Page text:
While it’s been a difficult period for music events/venues over the past 18 months, this summer could see them re-appear on the map, albeit with a few restrictions.

One such event is the series of live events being held at the Serpentine Galleries. Trusted Reviews was invited to have a listen to the first programme: Brian Eno, IN A GARDEN.

From 11th June to 17th October, The Serpentine Pavilion (next to the Serpentine Galleries building in Kensington Gardens) will be hosting a changing programme of sound commissions in a space designed by the South Africa-based Counterspace practice.

listening space at the Serpentine Pavilion

It’s also supported by L-Acoustics Creations, who have supplied a selection of their speakers to present the series in L-ISA Immersive Hyperreal Sound. It’s split into two parts: Back to Earth (with a focus on ecology) and Listening to the City (which focuses on selected London neighbourhoods).

Disappointingly, Brian Eno didn’t turn up, but his presence was obviously there through his composition, titled IN A GARDEN, a “layered, stratified construction of sonic material”. That sounds rather high-falutin’, but is probably best described as ambient mood music.

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It’s music intended to work in harmony with the space it’s being played in, which is the ‘art deco’-esque building Counterspace has constructed. Brian Eno’s piece is essentially one long recording that’s been looped, with the L-ISA speakers seeking to create a expansive sense of space, with audio coming from above and around.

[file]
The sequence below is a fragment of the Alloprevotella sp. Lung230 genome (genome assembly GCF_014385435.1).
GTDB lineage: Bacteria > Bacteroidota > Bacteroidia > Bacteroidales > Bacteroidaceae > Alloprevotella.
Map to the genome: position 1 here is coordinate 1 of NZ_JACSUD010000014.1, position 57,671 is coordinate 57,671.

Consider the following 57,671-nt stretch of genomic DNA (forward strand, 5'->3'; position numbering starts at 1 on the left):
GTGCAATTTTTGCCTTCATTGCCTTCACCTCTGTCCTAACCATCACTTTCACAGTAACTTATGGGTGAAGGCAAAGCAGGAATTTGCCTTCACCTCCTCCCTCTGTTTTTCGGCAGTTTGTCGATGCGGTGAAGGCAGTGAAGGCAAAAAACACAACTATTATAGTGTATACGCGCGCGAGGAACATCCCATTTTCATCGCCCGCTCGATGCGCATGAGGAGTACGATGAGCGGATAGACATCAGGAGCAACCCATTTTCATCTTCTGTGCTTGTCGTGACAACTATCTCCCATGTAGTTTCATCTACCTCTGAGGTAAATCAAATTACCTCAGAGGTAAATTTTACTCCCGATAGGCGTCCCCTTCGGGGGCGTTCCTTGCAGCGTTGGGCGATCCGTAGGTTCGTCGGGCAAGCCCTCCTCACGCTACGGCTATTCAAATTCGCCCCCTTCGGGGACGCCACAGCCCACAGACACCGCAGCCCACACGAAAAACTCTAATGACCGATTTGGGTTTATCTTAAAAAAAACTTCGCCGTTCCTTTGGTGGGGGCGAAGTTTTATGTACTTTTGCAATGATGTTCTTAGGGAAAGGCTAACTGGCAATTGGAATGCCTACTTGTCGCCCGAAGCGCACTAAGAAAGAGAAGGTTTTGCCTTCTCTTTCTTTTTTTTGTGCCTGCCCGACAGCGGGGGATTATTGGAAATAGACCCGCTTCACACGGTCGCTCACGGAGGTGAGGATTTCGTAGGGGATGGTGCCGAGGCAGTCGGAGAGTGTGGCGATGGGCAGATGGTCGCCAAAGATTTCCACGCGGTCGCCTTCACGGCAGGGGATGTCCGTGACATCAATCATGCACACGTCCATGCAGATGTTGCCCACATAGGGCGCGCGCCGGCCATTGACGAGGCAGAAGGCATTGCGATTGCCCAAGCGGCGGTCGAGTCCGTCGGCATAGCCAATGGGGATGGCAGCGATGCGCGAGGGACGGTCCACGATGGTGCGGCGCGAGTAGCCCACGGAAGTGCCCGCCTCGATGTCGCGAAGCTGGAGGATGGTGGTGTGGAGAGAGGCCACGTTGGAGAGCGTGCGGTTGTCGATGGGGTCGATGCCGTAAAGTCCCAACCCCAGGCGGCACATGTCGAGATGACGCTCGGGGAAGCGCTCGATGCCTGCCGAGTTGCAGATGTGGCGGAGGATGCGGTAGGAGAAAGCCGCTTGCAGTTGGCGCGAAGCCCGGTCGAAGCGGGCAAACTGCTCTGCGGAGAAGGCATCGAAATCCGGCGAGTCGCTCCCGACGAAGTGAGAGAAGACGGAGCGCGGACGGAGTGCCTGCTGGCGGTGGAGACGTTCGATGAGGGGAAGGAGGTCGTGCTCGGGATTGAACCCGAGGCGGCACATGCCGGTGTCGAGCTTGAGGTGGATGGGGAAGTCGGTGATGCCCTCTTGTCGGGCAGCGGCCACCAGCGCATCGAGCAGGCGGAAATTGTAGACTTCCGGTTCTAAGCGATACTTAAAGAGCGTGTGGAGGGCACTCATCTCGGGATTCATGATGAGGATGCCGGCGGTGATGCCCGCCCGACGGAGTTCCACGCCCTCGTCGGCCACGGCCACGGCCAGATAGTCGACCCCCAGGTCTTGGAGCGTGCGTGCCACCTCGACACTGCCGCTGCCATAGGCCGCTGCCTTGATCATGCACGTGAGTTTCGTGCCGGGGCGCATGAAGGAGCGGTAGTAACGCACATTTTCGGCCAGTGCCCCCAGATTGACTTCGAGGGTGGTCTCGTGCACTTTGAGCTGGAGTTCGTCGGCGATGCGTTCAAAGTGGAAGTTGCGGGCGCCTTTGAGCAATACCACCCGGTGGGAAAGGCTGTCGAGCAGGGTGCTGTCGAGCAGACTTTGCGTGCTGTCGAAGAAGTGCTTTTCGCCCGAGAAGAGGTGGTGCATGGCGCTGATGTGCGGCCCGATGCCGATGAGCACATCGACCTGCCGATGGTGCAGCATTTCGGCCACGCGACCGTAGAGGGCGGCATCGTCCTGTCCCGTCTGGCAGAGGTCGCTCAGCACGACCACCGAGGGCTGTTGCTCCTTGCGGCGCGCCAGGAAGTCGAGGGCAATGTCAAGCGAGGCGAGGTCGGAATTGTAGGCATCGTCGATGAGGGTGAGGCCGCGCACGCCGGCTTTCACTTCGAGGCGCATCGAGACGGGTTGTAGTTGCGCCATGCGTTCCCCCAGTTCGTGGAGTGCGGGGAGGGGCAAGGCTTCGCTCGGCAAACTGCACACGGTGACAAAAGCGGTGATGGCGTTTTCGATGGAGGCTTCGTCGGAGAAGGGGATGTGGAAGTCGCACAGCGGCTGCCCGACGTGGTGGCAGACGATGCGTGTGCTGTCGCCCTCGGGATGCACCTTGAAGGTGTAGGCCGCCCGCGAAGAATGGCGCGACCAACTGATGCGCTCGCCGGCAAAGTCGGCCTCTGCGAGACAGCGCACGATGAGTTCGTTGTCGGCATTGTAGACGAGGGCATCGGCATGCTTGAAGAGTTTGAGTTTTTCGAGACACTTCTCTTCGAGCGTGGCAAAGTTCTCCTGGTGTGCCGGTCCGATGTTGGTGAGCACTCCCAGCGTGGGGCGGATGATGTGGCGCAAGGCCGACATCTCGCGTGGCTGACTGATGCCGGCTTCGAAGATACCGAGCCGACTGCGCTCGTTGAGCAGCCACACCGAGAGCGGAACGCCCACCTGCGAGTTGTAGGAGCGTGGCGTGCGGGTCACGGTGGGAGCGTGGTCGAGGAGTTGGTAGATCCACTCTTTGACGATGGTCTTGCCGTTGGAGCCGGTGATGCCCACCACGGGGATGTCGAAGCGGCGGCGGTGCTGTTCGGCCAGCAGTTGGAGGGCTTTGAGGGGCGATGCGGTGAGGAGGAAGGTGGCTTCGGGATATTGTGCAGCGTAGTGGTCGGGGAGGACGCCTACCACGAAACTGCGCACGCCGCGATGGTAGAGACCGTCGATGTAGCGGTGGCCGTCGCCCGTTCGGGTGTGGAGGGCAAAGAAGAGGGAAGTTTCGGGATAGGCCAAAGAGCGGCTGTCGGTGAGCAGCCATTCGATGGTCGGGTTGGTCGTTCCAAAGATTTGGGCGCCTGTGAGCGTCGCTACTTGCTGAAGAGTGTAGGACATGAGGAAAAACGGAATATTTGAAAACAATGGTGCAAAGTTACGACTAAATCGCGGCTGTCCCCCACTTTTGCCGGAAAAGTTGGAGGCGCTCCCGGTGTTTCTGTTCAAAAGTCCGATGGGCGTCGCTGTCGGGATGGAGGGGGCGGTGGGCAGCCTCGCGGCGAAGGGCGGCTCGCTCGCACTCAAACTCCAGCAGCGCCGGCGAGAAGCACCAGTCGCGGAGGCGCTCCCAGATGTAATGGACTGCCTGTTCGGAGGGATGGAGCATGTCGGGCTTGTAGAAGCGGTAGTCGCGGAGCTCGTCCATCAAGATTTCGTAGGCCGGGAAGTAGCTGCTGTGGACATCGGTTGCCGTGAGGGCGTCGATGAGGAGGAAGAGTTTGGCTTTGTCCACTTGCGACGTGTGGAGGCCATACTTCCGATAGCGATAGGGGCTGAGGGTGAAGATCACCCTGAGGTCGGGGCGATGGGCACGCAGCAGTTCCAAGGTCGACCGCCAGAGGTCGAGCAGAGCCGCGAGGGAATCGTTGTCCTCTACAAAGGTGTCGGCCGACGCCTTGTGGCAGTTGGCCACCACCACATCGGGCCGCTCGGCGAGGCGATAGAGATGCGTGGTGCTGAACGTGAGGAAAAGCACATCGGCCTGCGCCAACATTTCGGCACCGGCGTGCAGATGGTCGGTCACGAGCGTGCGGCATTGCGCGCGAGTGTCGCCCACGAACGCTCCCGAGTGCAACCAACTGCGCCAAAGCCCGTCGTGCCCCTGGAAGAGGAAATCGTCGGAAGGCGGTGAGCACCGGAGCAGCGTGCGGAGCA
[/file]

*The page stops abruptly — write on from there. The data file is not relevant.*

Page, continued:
The speakers are hidden in the walls and above – there are apparently 30 of them so see if you can spot all of them. You could walk around the building to get a different perspective based on where you are sat.

L-ISA speakers in the ceiling at the Serpentine Pavilion

Does it work? If you end up heading to Serpentine Galleries, your experience will likely be tempered by your feelings towards very subtle ambient music and your concentration levels. There’s a road not far from the pavilion and the traffic can end up ‘polluting’ the sound, as it were.

Or, you could simply head over the pavilion with a friend and sit there – entrance is free from 10am to 6pm with no bookings required – and simply take in the ambience of the setting. I suppose that is the whole point, as after a while you start to take in the design of the pavilion and the park around it with the music serving as the background.

The Brian Eno installation continues until 23rd July, with a new sound commission by Jay Barnard taking over that’s a collaboration between young people in South London as part of the Listening to the City section.

If you’re in the area, it’s worth having a look as a pit-stop before you head somewhere else. You’ll want to bring a mask too, as despite the pavilion being ‘outdoors’, the building is considered to be an ‘inside space’

The Serpentine Pavilion 2021 Sound Programme is already in full flow, and scheduled to end on October 17th.

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